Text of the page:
EHRC sex and power report

A Discussion

The EHRC Sex and Power 2008 report indicated that with reluctance to embrace flexibility, employers are relying more and more on longer working hours. This perpetuates a model of work that is almost impossible for women to follow as allowing them to combine a fulltime job with family life- and comes at a real cost to fathers.

- In view of the above statement consider the roles of men and women at work.

Introduction

The EHRC Sex and Power Report 2008 shows that employers are now preferring longer working hours which indicates difficulty in maintaining a work life balance especially for women. The report reveals that fewer women are now in positions of power and influence and there is also a trend of reversal or stalled progress of women's power. The report indicates that fewer women hold top posts in the 25 categories with fewer women MPs or female representation among FTSE 100 directors. Bernardi et al (2009) examined the association between women directors on a company's board and the company's appearance in the World's Most ethical Companies list and studied the presence of female directors in Fortune 500 companies and female representation in Best Companies list. Their study indicated that a higher percentage of women on board of Directors was positively associated with the reputation of the company as among the most ethical.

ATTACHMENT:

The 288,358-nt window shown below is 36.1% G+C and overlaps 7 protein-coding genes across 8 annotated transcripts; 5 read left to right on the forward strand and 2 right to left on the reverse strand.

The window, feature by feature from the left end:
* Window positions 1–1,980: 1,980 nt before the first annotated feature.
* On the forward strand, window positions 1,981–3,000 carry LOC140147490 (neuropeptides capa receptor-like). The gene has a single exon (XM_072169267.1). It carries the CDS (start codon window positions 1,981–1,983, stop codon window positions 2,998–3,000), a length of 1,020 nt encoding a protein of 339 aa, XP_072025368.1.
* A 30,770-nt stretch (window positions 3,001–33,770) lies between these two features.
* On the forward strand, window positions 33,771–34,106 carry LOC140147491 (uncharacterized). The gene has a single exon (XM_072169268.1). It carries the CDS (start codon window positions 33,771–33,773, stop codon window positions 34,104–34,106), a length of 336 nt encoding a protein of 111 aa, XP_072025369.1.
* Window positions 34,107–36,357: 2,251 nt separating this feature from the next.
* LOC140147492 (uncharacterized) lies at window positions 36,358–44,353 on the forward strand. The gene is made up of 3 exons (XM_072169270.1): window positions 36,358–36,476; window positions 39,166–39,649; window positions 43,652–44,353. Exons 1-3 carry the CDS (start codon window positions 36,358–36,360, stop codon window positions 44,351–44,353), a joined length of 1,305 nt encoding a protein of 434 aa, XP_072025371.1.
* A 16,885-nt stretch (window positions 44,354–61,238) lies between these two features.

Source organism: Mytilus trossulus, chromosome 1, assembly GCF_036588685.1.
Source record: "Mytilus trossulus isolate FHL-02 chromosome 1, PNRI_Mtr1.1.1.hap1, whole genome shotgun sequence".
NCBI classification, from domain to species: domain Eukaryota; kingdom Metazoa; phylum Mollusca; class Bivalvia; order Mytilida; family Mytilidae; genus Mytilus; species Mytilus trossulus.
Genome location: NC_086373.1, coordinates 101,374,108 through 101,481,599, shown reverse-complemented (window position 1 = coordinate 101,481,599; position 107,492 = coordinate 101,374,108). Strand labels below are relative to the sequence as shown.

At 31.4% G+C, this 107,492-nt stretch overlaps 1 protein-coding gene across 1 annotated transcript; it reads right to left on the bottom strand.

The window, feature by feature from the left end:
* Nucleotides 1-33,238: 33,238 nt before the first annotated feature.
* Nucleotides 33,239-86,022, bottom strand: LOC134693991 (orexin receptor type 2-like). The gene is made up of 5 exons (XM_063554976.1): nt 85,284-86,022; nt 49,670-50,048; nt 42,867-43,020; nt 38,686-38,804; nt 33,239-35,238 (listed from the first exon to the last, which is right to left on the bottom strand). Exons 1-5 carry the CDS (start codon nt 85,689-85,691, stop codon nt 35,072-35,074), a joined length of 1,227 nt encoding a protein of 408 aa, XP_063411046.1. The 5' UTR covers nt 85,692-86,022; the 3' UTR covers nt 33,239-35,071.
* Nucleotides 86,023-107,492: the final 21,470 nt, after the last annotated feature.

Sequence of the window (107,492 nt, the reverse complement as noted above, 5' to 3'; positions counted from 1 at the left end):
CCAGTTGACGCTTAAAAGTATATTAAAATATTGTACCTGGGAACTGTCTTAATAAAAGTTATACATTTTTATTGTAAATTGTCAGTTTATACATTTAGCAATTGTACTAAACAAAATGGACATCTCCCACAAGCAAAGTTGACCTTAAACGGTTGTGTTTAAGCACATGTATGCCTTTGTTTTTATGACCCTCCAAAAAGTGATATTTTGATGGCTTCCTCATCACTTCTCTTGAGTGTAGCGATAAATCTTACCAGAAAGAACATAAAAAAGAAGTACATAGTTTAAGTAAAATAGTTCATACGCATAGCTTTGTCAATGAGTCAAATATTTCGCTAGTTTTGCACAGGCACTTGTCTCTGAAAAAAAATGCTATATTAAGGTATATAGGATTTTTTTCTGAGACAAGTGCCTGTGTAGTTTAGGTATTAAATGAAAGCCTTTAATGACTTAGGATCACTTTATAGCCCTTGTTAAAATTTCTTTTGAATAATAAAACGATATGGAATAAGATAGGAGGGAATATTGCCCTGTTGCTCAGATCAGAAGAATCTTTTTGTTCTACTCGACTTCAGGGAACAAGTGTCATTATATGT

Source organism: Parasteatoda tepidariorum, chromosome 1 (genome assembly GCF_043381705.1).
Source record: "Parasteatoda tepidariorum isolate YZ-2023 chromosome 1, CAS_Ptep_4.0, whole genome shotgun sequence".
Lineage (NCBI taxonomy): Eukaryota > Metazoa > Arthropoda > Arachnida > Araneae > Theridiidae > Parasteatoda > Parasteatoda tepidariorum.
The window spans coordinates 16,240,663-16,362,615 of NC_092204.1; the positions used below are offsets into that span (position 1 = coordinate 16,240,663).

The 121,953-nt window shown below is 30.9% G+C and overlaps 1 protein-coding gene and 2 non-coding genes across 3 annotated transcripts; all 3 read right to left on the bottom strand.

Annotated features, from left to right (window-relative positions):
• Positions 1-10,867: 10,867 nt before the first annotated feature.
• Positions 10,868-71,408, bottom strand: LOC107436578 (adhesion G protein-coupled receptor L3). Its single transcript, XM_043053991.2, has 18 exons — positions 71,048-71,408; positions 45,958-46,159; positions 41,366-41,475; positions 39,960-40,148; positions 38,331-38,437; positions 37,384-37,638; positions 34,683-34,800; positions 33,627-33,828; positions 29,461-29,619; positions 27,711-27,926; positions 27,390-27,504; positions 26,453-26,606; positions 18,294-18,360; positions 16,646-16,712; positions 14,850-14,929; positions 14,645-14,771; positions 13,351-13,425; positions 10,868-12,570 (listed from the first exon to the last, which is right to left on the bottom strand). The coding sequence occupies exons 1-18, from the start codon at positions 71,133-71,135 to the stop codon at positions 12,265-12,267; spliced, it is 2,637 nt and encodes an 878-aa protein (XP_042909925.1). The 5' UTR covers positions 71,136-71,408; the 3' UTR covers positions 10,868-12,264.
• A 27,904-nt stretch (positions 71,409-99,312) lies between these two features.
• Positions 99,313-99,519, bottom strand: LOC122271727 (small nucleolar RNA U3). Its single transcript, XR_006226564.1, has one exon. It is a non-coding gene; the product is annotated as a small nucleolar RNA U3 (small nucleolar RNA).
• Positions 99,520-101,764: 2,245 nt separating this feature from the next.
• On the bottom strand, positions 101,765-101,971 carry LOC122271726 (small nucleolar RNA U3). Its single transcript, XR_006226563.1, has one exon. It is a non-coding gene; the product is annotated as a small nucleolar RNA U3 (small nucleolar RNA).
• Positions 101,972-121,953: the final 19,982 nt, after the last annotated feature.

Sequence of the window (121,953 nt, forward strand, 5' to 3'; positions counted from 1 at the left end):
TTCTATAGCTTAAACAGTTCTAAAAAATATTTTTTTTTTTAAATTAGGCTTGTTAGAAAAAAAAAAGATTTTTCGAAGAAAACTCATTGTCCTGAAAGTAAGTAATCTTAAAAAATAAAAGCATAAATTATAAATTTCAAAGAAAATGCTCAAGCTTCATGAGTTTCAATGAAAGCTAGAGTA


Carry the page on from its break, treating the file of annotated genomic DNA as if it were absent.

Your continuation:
It has been suggested that women's progress is happening at a snail's pace with 55 years required for women to achieve equality in the judiciary and 200 years to be equally represented in Parliament (EHRC report, 2008). It will be 73 years before women are equally represented among FTSE 100 directors. It has been pointed out by the Commission that if women were to have equal representation among Britain's 31000 top positions of power, there has to be at least 5700 more women filling up these positions (EHRC report, 2008). The Sex and Power Report is part of the 'Working Better Project' which is a campaign that seeks innovative ways of working for the 21st century.

As the EHRC report states, young women are excelling at school and in higher education but their aspirations are not meeting with achievements as there could be too many barriers to their career. In some cases 'the glass ceiling ' of career seem to be constructed of reinforced concrete (EHRC report, 2008) and the EHRC recognizes the radical change to support individuals who are doing great work so that more and more women in particular are helped in reaching their goals.

Men and Women at the Workplace - Roles